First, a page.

Nurses have warned of the dangers of sharing information about knife crime with the police at the RCN Congress.
Under the Home Office’s Tackling Knives Action Programme, launched last June, hospital accident and emergency departments collect anonymous information on knives, which police forces use to produce a map of danger areas.
Police can bring in preventative measures, such as introducing plastic glasses in pubs, changing pub, bar and club opening times, targeted street patrols and CCTV cameras. Pilot schemes in Cardiff suggest the scheme has led to a 40% reduction in knife crime.
Mike Hayward, who used to be a policeman before becoming a nurse, told the conference that while he supported sharing information with police, this could mean that victims might not attend hospital because of fears of being reported.
The delegate from the Croydon branch warned: ‘Will this policy stop young gang members seeking medical assistance when stabbed for fear of being arrested or breaching their street code of honour? Will this result in more young deaths rather than saving them?’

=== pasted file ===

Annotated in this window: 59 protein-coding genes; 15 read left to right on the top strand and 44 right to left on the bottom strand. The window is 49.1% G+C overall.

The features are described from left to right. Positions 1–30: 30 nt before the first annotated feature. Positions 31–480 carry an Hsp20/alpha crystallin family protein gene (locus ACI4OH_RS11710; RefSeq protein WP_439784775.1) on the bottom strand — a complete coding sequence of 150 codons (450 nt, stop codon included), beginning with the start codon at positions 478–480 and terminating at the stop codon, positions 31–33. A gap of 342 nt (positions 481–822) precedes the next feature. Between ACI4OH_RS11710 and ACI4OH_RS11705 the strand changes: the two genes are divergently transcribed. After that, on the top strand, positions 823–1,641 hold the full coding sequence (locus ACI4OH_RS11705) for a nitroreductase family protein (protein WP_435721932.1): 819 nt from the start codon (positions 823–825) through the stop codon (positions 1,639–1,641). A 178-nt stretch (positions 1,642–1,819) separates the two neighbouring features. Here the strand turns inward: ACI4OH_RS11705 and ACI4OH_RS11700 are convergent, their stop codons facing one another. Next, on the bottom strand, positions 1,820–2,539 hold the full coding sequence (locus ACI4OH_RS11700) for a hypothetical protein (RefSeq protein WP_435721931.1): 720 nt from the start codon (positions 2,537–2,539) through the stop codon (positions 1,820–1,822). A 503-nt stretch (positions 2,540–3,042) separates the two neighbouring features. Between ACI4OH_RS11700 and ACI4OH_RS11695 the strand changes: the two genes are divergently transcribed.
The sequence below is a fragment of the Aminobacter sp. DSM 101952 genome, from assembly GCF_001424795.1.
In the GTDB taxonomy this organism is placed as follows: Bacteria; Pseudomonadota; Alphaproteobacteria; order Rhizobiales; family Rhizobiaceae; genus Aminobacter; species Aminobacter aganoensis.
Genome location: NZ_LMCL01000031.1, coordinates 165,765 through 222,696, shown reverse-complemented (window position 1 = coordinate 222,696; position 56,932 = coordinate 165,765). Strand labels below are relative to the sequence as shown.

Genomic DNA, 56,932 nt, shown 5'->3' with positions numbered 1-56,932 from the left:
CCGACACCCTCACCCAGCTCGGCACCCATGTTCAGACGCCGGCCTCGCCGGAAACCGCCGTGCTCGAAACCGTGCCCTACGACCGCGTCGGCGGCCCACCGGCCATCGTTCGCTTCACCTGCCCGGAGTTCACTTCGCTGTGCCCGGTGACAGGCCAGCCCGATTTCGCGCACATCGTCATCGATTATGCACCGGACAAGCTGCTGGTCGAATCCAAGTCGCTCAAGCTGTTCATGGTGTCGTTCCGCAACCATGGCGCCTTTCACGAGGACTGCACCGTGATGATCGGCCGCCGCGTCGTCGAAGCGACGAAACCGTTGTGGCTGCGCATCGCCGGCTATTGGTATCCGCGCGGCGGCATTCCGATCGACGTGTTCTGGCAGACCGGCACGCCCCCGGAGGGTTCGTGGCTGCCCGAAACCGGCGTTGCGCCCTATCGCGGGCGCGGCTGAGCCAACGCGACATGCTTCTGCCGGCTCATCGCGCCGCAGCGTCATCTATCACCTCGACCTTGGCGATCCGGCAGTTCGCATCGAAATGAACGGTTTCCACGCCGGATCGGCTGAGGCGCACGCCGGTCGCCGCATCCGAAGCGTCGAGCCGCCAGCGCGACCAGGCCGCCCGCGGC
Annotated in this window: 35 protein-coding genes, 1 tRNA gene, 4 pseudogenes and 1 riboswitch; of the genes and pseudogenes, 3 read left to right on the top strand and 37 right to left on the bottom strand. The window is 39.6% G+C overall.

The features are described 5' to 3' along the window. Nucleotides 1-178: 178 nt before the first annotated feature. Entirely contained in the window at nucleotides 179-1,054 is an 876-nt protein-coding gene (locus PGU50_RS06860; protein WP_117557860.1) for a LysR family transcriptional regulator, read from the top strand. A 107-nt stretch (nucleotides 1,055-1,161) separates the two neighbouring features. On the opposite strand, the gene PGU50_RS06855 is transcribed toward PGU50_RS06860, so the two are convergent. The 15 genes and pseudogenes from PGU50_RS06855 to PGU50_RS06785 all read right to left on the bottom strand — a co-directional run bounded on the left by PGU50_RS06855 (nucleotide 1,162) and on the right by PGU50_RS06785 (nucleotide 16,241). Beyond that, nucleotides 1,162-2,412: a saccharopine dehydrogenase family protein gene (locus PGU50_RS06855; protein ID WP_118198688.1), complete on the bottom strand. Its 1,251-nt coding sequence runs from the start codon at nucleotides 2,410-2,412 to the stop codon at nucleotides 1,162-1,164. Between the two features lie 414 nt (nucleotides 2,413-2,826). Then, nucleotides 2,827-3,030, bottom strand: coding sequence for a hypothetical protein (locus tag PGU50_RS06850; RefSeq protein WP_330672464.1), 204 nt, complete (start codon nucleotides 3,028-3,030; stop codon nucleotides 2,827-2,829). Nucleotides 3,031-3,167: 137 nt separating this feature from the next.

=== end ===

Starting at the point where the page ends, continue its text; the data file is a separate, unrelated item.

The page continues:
He had seen his hospital in London ‘besieged by 50 young people whose behaviour is aggressive and difficult’ after a stabbing.
Kathleen McHale, from the RCN’s Islington branch, told delegates her son had been stabbed as he walked along their quiet residential street.
She said: ‘It was devastating for our family life. Every day in the papers when I see that someone has been knifed or a mother has lost a son I know that the devastation that that family feels will remain.’